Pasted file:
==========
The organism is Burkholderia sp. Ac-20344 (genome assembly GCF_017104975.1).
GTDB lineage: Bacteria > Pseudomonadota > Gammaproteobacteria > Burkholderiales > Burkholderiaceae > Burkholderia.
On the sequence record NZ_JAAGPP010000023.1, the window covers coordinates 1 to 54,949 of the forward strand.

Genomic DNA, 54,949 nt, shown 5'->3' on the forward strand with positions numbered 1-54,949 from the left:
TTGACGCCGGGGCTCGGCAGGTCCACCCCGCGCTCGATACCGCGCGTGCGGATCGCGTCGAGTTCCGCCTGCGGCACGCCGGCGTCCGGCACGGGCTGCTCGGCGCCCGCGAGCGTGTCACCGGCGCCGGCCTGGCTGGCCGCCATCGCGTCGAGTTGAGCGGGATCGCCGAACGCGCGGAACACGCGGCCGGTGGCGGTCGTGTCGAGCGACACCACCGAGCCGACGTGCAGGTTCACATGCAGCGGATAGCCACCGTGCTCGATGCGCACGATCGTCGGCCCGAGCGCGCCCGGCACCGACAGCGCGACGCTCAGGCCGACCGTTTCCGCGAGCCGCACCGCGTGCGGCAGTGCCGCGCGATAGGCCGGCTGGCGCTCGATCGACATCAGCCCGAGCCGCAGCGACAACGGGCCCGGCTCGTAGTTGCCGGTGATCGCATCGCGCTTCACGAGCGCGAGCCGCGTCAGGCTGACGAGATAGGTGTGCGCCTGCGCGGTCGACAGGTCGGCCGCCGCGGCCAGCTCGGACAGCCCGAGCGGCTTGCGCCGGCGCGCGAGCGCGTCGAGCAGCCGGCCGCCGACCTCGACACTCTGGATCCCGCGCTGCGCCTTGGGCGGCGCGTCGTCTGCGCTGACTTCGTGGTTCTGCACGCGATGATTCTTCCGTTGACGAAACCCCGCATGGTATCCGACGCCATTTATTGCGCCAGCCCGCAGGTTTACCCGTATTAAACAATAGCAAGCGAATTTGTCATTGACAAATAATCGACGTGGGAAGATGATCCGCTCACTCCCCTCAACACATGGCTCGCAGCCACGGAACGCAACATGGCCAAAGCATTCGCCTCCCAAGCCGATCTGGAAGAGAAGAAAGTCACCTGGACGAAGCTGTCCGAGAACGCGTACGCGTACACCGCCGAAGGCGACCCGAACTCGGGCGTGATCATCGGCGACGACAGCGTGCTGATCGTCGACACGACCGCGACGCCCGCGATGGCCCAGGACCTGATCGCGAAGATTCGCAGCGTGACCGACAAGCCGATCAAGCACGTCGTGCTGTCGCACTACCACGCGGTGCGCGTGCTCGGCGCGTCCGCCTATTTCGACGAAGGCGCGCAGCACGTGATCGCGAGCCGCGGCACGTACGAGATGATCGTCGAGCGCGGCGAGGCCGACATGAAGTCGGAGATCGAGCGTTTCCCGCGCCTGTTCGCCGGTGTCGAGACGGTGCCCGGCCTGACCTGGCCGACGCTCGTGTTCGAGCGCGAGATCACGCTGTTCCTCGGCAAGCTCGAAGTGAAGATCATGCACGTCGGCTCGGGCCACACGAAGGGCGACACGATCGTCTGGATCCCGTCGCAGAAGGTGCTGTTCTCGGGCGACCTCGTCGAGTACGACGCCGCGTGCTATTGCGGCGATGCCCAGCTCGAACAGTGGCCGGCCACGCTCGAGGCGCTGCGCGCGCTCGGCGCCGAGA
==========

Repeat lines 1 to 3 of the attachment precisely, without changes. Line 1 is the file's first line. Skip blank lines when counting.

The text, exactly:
The organism is Burkholderia sp. Ac-20344 (genome assembly GCF_017104975.1).
GTDB lineage: Bacteria > Pseudomonadota > Gammaproteobacteria > Burkholderiales > Burkholderiaceae > Burkholderia.
On the sequence record NZ_JAAGPP010000023.1, the window covers coordinates 1 to 54,949 of the forward strand.